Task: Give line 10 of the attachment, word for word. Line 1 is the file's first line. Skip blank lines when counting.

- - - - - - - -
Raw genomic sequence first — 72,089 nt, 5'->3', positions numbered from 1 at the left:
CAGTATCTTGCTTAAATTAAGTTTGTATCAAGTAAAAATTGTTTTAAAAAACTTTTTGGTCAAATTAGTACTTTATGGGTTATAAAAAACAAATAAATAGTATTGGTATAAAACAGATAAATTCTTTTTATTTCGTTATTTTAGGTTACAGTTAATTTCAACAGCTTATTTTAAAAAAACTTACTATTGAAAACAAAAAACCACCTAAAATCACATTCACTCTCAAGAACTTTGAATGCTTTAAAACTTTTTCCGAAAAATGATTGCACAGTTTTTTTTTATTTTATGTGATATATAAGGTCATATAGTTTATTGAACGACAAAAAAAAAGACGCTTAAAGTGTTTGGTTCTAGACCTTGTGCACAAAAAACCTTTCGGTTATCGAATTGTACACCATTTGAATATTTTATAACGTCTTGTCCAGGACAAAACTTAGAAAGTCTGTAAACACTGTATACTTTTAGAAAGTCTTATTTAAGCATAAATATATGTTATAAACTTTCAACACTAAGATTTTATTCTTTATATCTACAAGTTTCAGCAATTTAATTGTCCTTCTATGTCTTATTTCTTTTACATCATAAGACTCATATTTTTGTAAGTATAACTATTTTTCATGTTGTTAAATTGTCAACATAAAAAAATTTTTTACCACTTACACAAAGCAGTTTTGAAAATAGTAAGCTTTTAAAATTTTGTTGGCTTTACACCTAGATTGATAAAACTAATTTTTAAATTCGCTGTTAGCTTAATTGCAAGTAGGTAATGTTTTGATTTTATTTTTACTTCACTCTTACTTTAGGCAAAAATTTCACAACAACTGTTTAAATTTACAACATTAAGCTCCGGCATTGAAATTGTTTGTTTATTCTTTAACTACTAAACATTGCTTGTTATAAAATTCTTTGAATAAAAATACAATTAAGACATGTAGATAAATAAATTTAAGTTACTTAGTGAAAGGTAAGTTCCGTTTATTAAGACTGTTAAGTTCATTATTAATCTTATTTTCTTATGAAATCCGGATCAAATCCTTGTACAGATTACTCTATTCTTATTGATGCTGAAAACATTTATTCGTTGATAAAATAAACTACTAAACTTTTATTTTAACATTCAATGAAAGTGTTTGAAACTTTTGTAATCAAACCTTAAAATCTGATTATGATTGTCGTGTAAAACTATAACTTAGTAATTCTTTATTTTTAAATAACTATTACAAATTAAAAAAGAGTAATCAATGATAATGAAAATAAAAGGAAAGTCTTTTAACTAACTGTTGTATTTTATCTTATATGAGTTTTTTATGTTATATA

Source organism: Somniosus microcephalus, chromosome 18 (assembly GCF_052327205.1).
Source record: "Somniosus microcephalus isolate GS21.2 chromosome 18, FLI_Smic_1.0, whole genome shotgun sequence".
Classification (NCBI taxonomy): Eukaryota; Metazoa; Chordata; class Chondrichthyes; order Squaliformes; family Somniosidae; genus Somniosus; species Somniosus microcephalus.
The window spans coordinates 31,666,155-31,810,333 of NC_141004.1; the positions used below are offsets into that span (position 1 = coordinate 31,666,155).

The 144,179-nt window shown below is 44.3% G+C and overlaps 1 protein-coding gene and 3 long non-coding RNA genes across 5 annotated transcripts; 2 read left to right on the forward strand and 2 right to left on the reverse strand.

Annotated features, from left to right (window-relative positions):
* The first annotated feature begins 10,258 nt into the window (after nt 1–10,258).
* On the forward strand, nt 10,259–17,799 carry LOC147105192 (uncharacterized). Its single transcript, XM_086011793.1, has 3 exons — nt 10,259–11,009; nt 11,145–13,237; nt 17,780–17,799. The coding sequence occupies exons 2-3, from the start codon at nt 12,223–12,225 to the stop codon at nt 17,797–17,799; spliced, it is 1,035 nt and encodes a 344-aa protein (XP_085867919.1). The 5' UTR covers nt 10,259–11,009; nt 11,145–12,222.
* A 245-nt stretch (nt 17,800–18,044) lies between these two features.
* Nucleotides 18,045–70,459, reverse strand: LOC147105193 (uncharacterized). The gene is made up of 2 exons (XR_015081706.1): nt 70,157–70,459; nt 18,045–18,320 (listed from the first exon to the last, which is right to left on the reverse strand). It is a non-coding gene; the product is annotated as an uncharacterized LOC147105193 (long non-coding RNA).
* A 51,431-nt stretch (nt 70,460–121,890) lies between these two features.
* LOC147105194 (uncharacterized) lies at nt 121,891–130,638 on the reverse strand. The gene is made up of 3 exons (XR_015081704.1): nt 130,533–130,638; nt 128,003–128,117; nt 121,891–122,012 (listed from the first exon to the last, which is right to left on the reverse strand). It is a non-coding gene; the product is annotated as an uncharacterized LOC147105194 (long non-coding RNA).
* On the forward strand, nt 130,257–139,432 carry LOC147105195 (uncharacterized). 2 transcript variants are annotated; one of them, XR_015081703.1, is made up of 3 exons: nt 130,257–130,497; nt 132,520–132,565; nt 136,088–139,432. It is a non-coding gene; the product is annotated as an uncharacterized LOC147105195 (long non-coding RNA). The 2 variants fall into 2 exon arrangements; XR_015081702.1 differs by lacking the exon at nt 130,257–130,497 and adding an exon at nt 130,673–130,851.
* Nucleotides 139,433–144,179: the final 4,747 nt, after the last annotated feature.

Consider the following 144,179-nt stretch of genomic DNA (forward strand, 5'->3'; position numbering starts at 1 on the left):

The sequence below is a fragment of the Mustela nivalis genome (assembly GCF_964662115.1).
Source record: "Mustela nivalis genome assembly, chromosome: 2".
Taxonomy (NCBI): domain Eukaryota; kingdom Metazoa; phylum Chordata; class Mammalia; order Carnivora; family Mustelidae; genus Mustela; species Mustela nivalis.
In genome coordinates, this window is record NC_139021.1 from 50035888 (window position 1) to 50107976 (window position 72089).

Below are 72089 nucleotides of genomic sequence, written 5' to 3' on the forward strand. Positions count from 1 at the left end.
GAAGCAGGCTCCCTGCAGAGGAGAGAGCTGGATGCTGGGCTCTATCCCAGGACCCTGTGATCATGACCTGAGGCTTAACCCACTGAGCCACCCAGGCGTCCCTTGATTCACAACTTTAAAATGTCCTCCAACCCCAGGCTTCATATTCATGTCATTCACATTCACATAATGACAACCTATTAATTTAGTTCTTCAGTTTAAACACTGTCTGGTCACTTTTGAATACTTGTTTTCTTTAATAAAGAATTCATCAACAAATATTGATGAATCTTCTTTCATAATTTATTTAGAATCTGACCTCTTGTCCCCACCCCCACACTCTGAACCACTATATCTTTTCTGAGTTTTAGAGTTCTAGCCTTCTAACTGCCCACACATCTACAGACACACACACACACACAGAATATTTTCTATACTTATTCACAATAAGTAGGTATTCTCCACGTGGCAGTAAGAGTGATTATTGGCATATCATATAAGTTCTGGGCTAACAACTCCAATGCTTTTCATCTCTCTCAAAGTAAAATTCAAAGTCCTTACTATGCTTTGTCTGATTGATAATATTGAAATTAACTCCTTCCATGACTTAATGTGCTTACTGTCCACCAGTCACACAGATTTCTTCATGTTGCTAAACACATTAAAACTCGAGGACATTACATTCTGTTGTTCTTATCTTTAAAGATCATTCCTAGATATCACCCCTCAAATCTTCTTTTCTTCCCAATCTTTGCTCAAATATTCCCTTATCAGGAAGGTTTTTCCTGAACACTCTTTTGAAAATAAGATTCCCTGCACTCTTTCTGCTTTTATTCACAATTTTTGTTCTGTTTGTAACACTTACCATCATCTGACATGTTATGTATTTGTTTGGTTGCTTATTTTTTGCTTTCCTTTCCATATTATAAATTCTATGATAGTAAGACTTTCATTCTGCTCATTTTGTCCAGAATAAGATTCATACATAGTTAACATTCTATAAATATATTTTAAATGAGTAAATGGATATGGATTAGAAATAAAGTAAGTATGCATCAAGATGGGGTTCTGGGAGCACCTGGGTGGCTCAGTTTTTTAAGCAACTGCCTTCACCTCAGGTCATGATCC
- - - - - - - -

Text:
* On the forward strand, nt 10,259–17,799 carry LOC147105192 (uncharacterized). Its single transcript, XM_086011793.1, has 3 exons — nt 10,259–11,009; nt 11,145–13,237; nt 17,780–17,799. The coding sequence occupies exons 2-3, from the start codon at nt 12,223–12,225 to the stop codon at nt 17,797–17,799; spliced, it is 1,035 nt and encodes a 344-aa protein (XP_085867919.1). The 5' UTR covers nt 10,259–11,009; nt 11,145–12,222.